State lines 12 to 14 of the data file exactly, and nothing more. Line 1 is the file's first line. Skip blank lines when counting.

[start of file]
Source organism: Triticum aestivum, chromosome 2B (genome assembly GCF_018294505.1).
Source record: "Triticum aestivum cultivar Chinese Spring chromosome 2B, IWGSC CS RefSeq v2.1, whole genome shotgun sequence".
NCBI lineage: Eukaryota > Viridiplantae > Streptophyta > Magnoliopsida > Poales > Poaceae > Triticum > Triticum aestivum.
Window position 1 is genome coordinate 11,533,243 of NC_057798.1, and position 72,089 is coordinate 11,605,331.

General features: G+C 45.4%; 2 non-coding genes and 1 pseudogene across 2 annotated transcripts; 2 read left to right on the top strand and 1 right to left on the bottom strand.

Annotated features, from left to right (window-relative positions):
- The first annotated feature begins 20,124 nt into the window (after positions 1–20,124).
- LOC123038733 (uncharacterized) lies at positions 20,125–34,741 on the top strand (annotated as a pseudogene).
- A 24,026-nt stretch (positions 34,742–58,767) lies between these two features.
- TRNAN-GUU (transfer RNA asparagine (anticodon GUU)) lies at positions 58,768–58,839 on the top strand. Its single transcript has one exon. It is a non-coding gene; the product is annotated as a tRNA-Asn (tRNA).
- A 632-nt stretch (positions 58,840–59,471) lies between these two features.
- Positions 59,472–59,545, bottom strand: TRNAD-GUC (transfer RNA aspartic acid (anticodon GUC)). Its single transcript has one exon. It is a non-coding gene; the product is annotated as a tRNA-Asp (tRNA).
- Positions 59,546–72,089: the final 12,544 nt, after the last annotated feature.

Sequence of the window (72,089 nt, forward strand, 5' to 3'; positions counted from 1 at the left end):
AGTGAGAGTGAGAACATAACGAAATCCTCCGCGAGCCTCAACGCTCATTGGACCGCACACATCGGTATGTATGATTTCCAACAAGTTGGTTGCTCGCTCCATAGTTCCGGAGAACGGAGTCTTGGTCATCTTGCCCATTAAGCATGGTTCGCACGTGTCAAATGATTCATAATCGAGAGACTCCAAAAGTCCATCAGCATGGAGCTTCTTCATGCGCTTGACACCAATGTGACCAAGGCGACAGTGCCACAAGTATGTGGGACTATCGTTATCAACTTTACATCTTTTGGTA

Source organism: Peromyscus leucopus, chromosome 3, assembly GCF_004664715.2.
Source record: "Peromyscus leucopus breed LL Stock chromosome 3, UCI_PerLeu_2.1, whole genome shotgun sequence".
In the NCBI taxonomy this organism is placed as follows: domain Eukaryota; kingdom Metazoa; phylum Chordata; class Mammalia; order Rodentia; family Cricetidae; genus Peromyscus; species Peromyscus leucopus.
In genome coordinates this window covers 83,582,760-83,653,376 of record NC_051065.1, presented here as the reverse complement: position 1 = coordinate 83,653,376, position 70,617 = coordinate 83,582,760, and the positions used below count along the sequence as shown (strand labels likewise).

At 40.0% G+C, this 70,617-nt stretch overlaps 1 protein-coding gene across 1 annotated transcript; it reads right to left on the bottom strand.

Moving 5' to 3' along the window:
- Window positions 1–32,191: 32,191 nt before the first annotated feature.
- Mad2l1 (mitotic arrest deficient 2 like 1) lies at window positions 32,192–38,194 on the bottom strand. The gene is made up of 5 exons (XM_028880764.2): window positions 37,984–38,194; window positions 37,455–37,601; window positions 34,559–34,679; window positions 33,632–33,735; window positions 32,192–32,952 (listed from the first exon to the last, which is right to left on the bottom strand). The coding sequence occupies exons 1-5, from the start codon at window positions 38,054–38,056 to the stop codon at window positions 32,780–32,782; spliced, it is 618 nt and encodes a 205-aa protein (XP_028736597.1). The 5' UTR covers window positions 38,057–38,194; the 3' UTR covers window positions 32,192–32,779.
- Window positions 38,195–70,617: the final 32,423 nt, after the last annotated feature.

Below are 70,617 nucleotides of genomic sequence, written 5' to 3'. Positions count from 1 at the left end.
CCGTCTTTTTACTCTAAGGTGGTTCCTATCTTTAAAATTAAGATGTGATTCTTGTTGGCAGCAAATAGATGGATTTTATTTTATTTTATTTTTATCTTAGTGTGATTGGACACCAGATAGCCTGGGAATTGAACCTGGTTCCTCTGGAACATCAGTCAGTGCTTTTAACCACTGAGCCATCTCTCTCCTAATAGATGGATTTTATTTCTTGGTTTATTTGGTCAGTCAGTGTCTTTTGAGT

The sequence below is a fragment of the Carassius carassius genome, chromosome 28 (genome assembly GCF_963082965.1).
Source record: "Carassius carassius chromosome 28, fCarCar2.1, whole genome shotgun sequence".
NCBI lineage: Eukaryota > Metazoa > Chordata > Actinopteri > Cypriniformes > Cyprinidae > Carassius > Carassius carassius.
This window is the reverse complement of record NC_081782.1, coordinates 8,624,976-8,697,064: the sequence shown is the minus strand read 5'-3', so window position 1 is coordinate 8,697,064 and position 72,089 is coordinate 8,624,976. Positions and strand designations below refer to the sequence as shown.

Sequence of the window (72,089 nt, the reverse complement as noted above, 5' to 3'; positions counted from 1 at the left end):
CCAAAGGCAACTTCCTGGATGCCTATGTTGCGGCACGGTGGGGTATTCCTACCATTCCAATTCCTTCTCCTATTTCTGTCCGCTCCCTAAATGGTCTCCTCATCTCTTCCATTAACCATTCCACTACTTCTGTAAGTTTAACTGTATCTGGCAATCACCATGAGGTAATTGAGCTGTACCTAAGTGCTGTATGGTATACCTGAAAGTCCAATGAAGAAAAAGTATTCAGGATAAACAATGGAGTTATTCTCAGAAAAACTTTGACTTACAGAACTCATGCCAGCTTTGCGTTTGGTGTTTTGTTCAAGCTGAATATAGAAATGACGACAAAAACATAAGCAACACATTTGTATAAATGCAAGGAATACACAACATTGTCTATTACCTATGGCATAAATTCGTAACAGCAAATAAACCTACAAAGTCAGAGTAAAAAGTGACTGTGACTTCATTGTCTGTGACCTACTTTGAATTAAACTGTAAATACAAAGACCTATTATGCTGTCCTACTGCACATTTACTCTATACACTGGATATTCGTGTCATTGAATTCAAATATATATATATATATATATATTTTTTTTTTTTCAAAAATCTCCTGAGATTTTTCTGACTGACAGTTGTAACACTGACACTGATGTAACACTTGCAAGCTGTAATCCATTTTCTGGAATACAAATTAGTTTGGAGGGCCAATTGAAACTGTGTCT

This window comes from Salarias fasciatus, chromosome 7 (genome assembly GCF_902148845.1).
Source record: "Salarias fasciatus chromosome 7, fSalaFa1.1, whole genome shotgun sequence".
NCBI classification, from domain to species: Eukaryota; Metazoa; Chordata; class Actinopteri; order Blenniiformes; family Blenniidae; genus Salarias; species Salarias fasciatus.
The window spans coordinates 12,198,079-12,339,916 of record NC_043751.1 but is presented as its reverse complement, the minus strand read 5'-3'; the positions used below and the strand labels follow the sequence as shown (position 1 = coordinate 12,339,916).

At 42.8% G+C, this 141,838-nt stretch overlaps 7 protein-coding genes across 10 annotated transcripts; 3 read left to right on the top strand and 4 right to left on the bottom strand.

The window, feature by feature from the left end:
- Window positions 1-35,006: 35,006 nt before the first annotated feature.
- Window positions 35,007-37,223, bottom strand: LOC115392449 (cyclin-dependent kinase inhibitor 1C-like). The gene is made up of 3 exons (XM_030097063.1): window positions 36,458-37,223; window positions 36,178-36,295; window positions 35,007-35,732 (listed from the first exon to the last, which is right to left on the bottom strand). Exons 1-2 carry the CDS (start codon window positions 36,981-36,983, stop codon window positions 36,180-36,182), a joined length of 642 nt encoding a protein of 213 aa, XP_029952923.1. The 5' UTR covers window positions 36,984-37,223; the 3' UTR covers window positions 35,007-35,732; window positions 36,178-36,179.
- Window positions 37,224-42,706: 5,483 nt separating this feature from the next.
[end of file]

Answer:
- Positions 59,472–59,545, bottom strand: TRNAD-GUC (transfer RNA aspartic acid (anticodon GUC)). Its single transcript has one exon. It is a non-coding gene; the product is annotated as a tRNA-Asp (tRNA).
- Positions 59,546–72,089: the final 12,544 nt, after the last annotated feature.

Sequence of the window (72,089 nt, forward strand, 5' to 3'; positions counted from 1 at the left end):